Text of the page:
As was mentioned before about the addition of baking soda to stabilize the pH by raising the KH, I would first look to see what the pH is at about sunrise and again, just shortly before sunset. Photosynthesis by the algae and other submerged plant material will consume carbon dioxide during the daylight hours removing one of the sources of acid in the pond that drives the pH. During the hours without sunlight, the reverse of photosynthesis occurs generating more carbon dioxide. Without a good buffer, the pH can swing quite sharply. Your KH at 48 would be very concerning to me on a small pond, not sure on a pond of your size. I like to see KH values of about 150 to 200, more or less. Your pH of 6.8 is also quite low for most of the koi ponds that I am familiar with, bordering on a value that would indicate a potential pH crash, but the value may be standard, morning, noon, and night for your pond. Stability is the key. If the pH is swinging, the cheapest buffer for the pH is baking soda, and the pH will be stable at a value of about 8.3. There is a calculator http://www.koiphen.com/forums/koicalcs.php?do=calckh to calculate the amount of baking soda needed to raise the KH by a specific amount. Baking soda can be bought in 13 pound bags at the wholesale clubs, Walmart in the swimming pool section, and the price is about $6 or $7 per bag.

      "Our goal is to assist with emergency and Koi health issues, as well as educate on best practices. Please help us gain a clear picture by giving the original poster time to answer our questions before offering opinions and suggested treatments."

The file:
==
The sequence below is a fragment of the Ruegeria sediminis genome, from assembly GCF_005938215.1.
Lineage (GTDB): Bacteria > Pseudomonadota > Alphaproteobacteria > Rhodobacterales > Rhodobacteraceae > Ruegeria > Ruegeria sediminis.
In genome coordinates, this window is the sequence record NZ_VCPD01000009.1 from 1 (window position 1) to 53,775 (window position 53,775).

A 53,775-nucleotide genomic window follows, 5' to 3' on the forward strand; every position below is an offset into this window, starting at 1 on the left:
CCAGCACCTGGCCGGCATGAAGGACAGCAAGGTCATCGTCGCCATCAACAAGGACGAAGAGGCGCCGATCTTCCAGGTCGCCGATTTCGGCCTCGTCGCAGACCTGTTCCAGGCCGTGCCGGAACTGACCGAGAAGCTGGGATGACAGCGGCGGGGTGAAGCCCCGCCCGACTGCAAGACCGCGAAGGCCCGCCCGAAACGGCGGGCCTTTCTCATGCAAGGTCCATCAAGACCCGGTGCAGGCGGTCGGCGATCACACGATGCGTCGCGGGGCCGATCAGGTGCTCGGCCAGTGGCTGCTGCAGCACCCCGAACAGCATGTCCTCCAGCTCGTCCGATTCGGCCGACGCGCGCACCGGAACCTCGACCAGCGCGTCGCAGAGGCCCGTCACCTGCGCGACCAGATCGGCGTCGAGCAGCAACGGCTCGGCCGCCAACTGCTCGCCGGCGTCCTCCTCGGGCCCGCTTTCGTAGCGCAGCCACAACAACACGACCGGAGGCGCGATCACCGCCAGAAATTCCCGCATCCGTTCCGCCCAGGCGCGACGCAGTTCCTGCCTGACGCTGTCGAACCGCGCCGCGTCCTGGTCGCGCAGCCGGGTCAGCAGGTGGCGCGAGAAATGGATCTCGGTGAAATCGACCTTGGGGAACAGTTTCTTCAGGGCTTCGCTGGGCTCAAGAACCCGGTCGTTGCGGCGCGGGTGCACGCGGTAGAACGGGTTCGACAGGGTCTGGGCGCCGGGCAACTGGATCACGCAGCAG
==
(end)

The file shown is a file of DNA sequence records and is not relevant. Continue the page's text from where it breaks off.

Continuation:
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    10. #10
      Ash89 is offline Junior Member
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      RichToyBox- I’ll do another test in the morning when I have someone here that see color a lot better than me. I should mention that my pond has a tight fitting picket fence completely around it, a deck that overlaps it by about a foot and a half and it’s roofed over with tin. I have struggled with keeping enough plants but this year I kept all the koi in the lower largest pond and I think the term was a veggie filter but I can’t rememver the proper name off of the top of my head. I also added a uv light. It’s a new unit as the one I had used in the past years finally gave out. This one hooks directly in line on the intake side from the pump to the filter. Vs the gravity filter from the past. I don’t know if that makes a huge difference but it’s a fact about my pond that I forgot to mention. But the parameters will definitely be checked again in the morning. Thank you!

    11. #11
      Ash89 is offline Junior Member
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      Sorry for the really late response. I was called in this morning to work a double shift. At 625 this morning the parameters were

      Nitrate 22
      Nitrite 0
      PH 6.9
      KH 50
      GH 60
      ammonia 0

    12. #12
      RichToyBox's Avatar
      RichToyBox is offline Administrator ~ WWKC BOD ~
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      Due to the size of the pond, I would just try to keep an eye on the pH and if it swings more than about 0.2 morning to evening, then I would look into increasing the KH, otherwise, watch and see.

      "Our goal is to assist with emergency and Koi health issues, as well as educate on best practices. Please help us gain a clear picture by giving the original poster time to answer our questions before offering opinions and suggested treatments."

      Zone 7 A/B
      Keep your words sweet. You never know when you may have to eat them.
      Richard